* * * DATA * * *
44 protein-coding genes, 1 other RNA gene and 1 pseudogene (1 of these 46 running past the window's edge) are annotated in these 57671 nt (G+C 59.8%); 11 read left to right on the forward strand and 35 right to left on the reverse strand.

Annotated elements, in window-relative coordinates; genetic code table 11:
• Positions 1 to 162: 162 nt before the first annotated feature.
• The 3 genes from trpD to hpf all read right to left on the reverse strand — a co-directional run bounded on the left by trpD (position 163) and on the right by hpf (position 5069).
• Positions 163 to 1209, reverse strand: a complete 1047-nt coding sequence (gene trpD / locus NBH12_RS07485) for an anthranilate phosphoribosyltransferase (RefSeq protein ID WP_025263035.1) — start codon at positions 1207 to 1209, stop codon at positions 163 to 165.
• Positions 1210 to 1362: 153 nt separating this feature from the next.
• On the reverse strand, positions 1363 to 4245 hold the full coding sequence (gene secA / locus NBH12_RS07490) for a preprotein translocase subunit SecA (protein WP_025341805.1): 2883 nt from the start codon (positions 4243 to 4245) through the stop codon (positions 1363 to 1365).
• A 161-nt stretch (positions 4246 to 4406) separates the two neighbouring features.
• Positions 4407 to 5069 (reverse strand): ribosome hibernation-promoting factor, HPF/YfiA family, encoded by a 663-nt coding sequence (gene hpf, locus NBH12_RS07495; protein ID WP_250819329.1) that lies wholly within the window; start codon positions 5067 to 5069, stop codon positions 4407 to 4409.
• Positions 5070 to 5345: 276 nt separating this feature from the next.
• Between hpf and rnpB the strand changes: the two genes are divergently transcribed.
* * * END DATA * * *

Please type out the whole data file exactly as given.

44 protein-coding genes, 1 other RNA gene and 1 pseudogene (1 of these 46 running past the window's edge) are annotated in these 57671 nt (G+C 59.8%); 11 read left to right on the forward strand and 35 right to left on the reverse strand.

Annotated elements, in window-relative coordinates; genetic code table 11:
• Positions 1 to 162: 162 nt before the first annotated feature.
• The 3 genes from trpD to hpf all read right to left on the reverse strand — a co-directional run bounded on the left by trpD (position 163) and on the right by hpf (position 5069).
• Positions 163 to 1209, reverse strand: a complete 1047-nt coding sequence (gene trpD / locus NBH12_RS07485) for an anthranilate phosphoribosyltransferase (RefSeq protein ID WP_025263035.1) — start codon at positions 1207 to 1209, stop codon at positions 163 to 165.
• Positions 1210 to 1362: 153 nt separating this feature from the next.
• On the reverse strand, positions 1363 to 4245 hold the full coding sequence (gene secA / locus NBH12_RS07490) for a preprotein translocase subunit SecA (protein WP_025341805.1): 2883 nt from the start codon (positions 4243 to 4245) through the stop codon (positions 1363 to 1365).
• A 161-nt stretch (positions 4246 to 4406) separates the two neighbouring features.
• Positions 4407 to 5069 (reverse strand): ribosome hibernation-promoting factor, HPF/YfiA family, encoded by a 663-nt coding sequence (gene hpf, locus NBH12_RS07495; protein ID WP_250819329.1) that lies wholly within the window; start codon positions 5067 to 5069, stop codon positions 4407 to 4409.
• Positions 5070 to 5345: 276 nt separating this feature from the next.
• Between hpf and rnpB the strand changes: the two genes are divergently transcribed.